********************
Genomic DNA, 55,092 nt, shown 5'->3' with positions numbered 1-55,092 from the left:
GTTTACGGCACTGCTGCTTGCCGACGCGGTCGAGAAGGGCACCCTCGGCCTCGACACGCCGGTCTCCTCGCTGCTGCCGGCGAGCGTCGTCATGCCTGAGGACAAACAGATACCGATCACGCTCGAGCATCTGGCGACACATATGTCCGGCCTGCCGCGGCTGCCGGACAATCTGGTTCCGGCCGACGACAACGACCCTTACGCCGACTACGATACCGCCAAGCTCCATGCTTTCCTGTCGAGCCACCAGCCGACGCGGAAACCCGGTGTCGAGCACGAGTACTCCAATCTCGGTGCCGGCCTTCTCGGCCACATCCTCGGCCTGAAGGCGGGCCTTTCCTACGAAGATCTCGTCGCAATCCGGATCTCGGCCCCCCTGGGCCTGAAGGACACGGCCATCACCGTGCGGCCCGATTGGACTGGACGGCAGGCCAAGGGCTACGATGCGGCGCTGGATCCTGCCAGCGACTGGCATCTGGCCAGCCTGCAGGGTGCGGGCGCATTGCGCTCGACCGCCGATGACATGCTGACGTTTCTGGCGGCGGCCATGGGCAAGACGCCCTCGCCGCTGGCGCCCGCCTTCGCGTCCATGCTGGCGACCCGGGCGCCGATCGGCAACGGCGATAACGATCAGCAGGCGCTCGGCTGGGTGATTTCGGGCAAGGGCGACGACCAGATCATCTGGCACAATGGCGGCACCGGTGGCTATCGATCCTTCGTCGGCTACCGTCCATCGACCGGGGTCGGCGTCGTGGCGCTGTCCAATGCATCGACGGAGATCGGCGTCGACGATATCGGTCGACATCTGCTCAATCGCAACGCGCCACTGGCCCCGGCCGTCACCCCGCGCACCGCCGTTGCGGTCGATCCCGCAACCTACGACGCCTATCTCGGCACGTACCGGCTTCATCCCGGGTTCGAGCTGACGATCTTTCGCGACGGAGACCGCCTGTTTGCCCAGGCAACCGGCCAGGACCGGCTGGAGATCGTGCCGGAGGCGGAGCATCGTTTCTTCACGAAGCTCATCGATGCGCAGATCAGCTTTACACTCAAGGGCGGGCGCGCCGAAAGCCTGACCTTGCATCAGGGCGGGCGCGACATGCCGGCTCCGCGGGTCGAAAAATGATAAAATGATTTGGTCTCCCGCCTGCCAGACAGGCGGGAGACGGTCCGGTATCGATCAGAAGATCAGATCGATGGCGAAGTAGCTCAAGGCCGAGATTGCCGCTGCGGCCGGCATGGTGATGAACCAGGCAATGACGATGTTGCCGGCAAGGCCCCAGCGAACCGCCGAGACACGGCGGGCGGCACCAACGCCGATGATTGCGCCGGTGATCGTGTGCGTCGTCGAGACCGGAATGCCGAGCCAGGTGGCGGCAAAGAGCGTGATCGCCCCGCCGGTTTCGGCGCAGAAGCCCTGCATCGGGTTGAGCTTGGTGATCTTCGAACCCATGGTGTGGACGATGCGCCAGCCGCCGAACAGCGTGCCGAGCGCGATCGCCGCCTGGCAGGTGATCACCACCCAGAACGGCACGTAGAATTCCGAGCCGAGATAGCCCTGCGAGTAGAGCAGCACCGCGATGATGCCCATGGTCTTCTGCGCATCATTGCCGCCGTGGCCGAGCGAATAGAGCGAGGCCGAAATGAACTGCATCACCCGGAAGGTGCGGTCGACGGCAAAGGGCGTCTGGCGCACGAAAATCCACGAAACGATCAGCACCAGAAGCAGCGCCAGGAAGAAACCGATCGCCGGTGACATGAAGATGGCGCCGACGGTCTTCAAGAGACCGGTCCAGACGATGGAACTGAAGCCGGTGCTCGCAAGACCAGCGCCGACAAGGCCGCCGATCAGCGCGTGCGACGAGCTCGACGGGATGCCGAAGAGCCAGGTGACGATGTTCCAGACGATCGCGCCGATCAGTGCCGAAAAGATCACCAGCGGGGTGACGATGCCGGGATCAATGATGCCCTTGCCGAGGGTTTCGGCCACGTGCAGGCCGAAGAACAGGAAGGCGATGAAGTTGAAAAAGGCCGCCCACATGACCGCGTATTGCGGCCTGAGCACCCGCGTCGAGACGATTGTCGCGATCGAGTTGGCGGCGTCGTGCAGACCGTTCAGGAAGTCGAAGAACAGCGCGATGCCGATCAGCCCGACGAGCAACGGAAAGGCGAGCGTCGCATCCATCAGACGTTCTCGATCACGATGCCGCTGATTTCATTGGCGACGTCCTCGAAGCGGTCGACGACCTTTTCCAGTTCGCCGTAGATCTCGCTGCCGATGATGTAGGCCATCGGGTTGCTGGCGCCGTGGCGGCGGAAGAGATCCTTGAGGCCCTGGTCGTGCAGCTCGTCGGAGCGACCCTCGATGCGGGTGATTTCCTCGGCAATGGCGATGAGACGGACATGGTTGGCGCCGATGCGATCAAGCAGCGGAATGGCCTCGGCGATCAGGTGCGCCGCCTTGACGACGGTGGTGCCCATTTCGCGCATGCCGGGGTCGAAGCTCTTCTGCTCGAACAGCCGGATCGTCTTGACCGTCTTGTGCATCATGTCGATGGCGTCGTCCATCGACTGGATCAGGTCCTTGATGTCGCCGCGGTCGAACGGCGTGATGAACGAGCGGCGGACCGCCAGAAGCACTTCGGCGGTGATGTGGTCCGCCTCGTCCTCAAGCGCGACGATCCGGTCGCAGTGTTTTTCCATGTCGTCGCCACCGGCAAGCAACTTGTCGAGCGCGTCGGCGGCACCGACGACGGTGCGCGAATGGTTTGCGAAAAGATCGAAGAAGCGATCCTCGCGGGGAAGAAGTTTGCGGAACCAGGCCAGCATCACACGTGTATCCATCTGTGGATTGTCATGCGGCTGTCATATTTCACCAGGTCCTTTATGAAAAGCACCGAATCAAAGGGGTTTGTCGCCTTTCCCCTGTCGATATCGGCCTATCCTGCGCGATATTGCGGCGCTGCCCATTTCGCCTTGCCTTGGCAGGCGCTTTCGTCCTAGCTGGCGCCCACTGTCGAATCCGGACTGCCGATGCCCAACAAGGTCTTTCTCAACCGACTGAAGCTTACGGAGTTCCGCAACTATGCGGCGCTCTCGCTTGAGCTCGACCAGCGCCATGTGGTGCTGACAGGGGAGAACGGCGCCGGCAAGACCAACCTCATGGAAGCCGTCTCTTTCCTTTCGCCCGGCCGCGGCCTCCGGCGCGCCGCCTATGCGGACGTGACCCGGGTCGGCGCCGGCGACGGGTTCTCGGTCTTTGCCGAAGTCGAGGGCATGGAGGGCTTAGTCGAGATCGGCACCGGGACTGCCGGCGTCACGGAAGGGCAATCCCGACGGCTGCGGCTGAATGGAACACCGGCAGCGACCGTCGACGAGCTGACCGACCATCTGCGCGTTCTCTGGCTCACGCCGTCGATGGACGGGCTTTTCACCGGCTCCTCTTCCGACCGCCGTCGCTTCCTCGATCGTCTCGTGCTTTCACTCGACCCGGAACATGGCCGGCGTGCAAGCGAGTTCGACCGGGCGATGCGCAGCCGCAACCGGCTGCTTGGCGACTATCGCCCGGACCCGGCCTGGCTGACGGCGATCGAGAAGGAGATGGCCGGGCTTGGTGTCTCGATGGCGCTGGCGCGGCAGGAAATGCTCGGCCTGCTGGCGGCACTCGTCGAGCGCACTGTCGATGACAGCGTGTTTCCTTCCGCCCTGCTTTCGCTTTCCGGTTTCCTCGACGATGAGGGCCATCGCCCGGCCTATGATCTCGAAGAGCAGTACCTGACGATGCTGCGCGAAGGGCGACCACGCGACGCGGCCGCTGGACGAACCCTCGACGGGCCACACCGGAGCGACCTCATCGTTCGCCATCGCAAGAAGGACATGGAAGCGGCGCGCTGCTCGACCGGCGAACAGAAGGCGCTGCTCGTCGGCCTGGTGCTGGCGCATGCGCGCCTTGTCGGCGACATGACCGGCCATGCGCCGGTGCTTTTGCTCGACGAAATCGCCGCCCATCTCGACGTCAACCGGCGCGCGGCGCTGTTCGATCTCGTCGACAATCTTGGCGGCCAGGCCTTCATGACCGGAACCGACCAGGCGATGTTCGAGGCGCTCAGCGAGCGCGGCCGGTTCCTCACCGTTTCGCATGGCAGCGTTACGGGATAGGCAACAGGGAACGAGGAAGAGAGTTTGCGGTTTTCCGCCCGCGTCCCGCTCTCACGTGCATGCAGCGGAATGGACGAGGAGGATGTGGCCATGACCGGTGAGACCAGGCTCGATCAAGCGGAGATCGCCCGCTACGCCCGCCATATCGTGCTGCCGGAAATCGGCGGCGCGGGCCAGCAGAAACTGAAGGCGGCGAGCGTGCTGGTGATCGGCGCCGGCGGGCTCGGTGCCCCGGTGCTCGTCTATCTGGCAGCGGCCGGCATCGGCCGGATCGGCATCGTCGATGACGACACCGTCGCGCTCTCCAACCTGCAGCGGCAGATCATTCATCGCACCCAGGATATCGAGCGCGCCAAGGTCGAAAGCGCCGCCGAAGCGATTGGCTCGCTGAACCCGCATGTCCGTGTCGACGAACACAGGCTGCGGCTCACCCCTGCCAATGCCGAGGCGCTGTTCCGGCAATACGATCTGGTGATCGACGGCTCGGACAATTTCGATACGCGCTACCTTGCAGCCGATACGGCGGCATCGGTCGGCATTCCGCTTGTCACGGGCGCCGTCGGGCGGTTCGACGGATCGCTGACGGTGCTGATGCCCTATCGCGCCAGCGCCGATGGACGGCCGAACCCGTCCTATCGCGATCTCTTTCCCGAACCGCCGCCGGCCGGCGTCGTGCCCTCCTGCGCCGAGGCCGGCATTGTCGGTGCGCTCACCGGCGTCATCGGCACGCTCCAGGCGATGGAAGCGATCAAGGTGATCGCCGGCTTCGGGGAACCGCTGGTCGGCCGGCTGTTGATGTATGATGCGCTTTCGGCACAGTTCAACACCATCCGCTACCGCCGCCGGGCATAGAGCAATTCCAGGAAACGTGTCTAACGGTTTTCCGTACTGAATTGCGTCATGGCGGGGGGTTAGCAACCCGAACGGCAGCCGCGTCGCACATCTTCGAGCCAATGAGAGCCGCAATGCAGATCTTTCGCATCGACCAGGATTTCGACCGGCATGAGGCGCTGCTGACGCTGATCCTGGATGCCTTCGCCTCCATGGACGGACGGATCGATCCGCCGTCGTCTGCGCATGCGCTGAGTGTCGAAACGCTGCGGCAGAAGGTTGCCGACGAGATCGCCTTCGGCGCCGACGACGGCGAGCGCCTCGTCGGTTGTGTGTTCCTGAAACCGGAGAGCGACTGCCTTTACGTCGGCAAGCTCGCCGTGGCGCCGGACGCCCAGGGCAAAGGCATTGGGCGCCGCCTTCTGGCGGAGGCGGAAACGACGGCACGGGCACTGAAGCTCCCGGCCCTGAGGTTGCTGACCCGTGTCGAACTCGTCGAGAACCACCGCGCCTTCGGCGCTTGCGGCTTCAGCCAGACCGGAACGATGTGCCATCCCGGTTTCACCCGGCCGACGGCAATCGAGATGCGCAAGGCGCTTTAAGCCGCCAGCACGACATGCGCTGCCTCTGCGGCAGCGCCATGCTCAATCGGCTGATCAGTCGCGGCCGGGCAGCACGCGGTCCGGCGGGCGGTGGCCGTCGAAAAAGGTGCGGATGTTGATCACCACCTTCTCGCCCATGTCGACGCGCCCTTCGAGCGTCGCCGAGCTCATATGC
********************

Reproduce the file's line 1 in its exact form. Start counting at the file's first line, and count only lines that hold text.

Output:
Genomic DNA, 55,092 nt, shown 5'->3' with positions numbered 1-55,092 from the left: